The Importance Of Personal Identity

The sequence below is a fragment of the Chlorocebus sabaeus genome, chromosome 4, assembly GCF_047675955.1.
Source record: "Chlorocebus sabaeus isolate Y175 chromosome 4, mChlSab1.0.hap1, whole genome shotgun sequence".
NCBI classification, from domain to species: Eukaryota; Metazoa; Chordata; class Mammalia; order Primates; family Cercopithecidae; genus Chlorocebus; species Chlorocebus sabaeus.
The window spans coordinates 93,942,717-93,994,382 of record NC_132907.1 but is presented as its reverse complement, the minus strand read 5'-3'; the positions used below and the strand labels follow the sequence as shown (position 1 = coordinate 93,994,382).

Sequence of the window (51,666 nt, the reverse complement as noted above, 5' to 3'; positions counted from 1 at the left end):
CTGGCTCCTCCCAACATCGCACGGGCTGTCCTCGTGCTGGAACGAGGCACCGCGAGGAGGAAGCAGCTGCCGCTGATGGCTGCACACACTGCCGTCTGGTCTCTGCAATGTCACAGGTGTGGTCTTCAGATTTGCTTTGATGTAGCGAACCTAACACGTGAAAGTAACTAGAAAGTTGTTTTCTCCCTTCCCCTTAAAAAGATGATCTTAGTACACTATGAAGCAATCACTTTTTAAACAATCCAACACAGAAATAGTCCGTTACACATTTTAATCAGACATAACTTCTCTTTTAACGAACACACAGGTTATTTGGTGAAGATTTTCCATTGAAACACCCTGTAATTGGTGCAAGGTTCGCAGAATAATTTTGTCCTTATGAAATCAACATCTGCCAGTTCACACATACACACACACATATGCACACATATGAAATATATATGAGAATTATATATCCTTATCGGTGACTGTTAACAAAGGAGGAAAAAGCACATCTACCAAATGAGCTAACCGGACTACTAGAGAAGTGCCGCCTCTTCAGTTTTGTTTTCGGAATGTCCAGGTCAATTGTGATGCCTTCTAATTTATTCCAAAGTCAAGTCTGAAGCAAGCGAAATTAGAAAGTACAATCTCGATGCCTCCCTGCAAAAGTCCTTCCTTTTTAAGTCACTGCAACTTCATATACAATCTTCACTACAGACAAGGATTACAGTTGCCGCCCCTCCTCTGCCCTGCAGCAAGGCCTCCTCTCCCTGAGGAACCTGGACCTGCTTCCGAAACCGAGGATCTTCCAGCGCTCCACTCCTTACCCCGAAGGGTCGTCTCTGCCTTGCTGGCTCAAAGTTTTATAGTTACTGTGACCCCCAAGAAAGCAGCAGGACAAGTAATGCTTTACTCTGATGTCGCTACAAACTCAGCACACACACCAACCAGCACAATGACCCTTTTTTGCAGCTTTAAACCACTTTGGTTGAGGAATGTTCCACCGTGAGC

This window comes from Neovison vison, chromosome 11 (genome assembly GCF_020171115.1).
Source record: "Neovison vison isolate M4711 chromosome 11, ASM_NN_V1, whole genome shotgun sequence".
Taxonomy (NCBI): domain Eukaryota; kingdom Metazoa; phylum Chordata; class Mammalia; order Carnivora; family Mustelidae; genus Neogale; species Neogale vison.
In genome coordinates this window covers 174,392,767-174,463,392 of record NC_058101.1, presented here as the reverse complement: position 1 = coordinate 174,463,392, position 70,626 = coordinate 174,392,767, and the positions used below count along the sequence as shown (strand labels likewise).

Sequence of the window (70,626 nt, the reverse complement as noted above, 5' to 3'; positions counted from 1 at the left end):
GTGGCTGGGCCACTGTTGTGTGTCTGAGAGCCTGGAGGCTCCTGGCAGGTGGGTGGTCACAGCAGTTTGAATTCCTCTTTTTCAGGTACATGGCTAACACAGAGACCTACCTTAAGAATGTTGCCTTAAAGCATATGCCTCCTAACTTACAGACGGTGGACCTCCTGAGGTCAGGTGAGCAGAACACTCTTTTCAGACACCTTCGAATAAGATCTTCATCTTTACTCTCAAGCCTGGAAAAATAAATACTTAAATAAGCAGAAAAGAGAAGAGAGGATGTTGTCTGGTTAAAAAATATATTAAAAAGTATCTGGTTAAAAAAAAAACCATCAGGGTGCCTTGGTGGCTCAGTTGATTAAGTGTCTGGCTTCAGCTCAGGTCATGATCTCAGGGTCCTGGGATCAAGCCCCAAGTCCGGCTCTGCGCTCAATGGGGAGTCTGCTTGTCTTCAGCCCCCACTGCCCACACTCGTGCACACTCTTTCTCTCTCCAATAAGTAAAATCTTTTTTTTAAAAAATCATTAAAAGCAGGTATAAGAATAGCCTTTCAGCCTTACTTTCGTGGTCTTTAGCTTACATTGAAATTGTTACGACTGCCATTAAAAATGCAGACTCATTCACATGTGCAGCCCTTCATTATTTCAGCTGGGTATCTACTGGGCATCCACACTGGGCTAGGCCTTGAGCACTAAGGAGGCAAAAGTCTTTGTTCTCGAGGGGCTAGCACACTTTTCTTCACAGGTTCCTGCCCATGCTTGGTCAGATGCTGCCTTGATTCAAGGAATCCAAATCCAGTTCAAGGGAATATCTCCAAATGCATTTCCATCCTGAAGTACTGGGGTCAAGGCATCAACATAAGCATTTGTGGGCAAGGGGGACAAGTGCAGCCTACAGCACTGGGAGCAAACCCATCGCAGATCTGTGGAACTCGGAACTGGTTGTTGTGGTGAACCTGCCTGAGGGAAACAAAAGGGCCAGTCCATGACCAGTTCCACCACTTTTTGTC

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Personal identity is the concept of what makes a unique person, what ‘self’ means, and what connects you to other versions of yourself. It is generally accepted that personal identity exists and that everyone is a unique and distinct being. The more interesting and complicated philosophical problem has to do with personal identity over time, which considers two beings over time: being X, at time T1, and being Y, at time T2. The most important aspect being the specific conditions which do or do not make X and Y the same person. Persisting things can change their intrinsic properties without abandoning their identities as those persisting things. This is not hard to accept since it would be absurd to believe that every time something changed, a whole new identity would be created. You are not a new person because you cut your hair. Although, depending on the type of changes, doubts can occur about whether X and Y are actually the same person since they are no longer numerically identical. Personal identity over time has significant moral, ethical and social importance, especially when pertaining to the doubt of continued existence after certain changes. If personal identity over time exists, this means that a criterion of identity also exists. A criterion of identity specifies the conditions for the survival of persons over time. This deals with problems such as life after death, life support, reincarnation, and generally who we are as people. Consequently, these problems have important implications that could change the way people interact and the way the world works. If personal identity over time does not exist or if your identity changes when you are drunk for example: how can we hold people responsible for their actions. A per... ... middle of paper ... ...mory of our past selves. When something like sleep, interrupts consciousness, we would not have any memories from during that period. Meaning that we would not have continued consciousness which is the idea that personal identity rests upon. It seems illogical to believe that I am a different person after waking up from a nap. The other problem is why we cannot remember many of our childhood experiences or even what we ate for lunch on the first Monday of the last month. People would not doubt the memory theory if all of our perceptions and memories remained present in our mind. This is not neurologically possible and therefore we will lose what our brains consider unimportant events. Does this mean that myself two months ago is not the same person I am now, because I cannot remember what I had for lunch on the first Monday last month – this conclusion seems absurd.
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